I received an email last night with a follow up this morning. I’m going to share this with you all. The thing is, I wrote a book to connect to others in EMS, but the connections beyond the job have been both moving and surprising. Here is what my reader wrote:
“Wanted to tell you that I got your book from Amazon and read the whole thing sitting down by the Bay this afternoon. It is well written and easy to read! It gives great insight to what EMT and Paramedic work really entails.
We’re always glad when you arrive to help but don’t fully appreciate all that you’re doing to keep our loved ones alive to get to the hospital for more extensive treatment, and that it also has an impact on the life of the individual providing the aid.
They once did an intubation on my Dad in the back of an ambulance to get him to hospital. He died on table in ER but they brought him back as he had no formal DNR in place. He lived on respirator for a week, but he was gone. We finally had to turn it off when all tests concluded that he would never recover. But it gave time for all his family to come and say their good byes to him. It wasn’t miraculous like the gentleman in your story, but it was a mercy that God showed to us in being able to say our good byes before it was over.
I also enjoyed reading your honest account of your journey to the place where Jesus met you and lifted your burden. It always makes me smile when someone tells that story!! I had to laugh when you told about Joel and his Mountain Dew. lol. I’m sure it will help many find themselves in your story, and show them they’re not alone in their struggle. I’m trying to decide who to give mine to next.“
This morning I found a follow up email:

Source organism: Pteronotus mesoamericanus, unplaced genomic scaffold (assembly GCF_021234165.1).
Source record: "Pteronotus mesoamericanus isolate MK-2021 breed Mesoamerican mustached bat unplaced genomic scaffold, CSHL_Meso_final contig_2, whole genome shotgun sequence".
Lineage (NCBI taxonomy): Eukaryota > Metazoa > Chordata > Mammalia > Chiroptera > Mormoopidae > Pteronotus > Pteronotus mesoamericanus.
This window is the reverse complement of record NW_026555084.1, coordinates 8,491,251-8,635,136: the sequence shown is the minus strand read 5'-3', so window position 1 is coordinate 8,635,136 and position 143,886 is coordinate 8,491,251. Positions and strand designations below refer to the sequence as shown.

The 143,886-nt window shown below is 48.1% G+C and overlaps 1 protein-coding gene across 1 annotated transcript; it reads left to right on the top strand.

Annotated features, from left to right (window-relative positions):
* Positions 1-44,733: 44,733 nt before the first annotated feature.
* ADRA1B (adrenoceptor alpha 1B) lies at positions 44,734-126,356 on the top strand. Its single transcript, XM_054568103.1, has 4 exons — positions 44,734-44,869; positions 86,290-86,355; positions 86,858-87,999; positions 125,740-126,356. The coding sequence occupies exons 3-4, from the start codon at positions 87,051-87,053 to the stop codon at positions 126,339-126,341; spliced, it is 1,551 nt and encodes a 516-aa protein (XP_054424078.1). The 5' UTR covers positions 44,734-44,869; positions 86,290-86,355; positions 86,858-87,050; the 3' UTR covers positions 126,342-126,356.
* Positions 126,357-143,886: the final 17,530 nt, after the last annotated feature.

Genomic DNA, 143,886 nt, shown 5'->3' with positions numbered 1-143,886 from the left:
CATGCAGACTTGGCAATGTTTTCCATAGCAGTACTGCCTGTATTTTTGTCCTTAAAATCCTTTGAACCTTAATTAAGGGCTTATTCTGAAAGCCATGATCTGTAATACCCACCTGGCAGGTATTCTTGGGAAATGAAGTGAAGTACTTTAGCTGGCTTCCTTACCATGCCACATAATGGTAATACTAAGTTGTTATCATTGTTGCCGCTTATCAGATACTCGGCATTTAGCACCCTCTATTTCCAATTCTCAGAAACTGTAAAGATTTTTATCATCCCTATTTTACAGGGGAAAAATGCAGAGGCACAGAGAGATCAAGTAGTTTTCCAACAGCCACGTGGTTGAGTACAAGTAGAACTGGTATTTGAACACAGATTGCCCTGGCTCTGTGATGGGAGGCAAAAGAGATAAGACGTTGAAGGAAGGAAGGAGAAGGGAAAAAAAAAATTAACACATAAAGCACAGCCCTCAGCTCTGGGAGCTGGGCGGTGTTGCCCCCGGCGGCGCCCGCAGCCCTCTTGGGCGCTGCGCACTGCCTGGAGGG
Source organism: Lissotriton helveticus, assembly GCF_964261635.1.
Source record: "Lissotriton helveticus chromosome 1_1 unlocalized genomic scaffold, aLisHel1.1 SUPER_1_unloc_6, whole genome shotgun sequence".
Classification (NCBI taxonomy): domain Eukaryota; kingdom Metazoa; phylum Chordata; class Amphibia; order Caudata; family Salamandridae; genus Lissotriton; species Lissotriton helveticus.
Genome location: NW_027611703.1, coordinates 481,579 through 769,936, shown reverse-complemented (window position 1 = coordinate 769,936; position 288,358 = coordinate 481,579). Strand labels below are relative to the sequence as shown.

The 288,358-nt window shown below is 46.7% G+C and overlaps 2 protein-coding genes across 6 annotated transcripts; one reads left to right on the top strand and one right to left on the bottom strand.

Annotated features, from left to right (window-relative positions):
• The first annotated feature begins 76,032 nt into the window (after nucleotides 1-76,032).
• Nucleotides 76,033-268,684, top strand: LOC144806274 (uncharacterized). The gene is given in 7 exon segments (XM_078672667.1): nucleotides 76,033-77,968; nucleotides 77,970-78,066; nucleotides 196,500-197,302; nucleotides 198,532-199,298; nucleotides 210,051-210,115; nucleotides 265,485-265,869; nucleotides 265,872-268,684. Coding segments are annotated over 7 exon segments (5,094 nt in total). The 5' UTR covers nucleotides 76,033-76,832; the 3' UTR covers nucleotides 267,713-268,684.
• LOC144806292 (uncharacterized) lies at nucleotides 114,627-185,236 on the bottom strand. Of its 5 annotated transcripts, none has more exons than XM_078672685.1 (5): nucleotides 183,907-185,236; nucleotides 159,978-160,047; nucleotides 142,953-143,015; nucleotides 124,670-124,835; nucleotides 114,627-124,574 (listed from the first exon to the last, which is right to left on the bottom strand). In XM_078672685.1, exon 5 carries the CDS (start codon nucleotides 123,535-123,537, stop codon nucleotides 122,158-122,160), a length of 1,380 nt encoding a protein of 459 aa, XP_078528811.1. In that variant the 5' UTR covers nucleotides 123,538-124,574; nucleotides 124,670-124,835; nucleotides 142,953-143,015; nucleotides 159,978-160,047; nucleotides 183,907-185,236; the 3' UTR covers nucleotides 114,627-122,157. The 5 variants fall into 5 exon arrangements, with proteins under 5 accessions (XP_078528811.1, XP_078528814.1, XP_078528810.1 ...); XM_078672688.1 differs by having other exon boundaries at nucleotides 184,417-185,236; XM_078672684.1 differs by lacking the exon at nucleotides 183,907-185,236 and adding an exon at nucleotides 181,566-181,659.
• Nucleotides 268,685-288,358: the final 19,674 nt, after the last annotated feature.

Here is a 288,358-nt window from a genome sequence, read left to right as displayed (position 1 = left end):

“Another thing I didn’t mention, but now think I should, and it actually made me cry a little, was when you told what the Chaplain said to the girl who’s Mother had shot herself. “That if she’d known the date, the time and place, she would have tried to move mountains to stop it.” It really touched me today, and I’ll tell you why…My precious and beautiful boy, Michael has been gone for 10 years. He was 26 years old. He texted me on a Wednesday night asking me to pray for him, that all he wanted to do was get his life right with God and we would be together on the weekend to talk as it was Mother’s Day. I agreed as I had been running back and forth from work to rehab for my Dad who just lost his leg and Mike worked shift work. That Friday evening, less than 2 days later, after arriving home from work at 7 PM, I received a call from my daughter Karen telling me that my daughter Ashley, who shared a place with Mike, had found him dead on his bedroom floor, he had been dead for about 10 hours. The coroners report said drug intoxication. I had absolutely no idea he was even struggling with substances.
Instead of meeting him for dinner, I spent Mother’s Day laying in his bed, at his apartment, in a broken sobbing heap, trying desperately to breathe in the last scent of him still lingering in his pillow. I know that he knew the Lord, and that helped me to keep breathing, but that’s about all. I kept saying if only this or only that and hating myself for still being alive. Hating myself for helping my Dad while my son was having the greatest struggle of his life. It was the worst time I ever faced, and I’d faced some hard times already. I can’t tell you how much I loved that beautiful boy. He was a musician and a writer and had the biggest, kindest heart, He had understanding for everyone but himself, he didn’t have an enemy anywhere. But I had 3 daughters who were still alive and hurting just as much, so I took all the strength God would give me and dragged on.
It’s been 10 years, but every year at Mother’s Day that old survivor guilt rises up and tears me down a little. Today, as I read those lines in your book, God comforted me with those words once again, assuring me that He knows if I had known, I would have tried to moved mountains…and that He did know, that He CAN move mountains, and Michael was in Heaven with Him until I meet him there again one day.”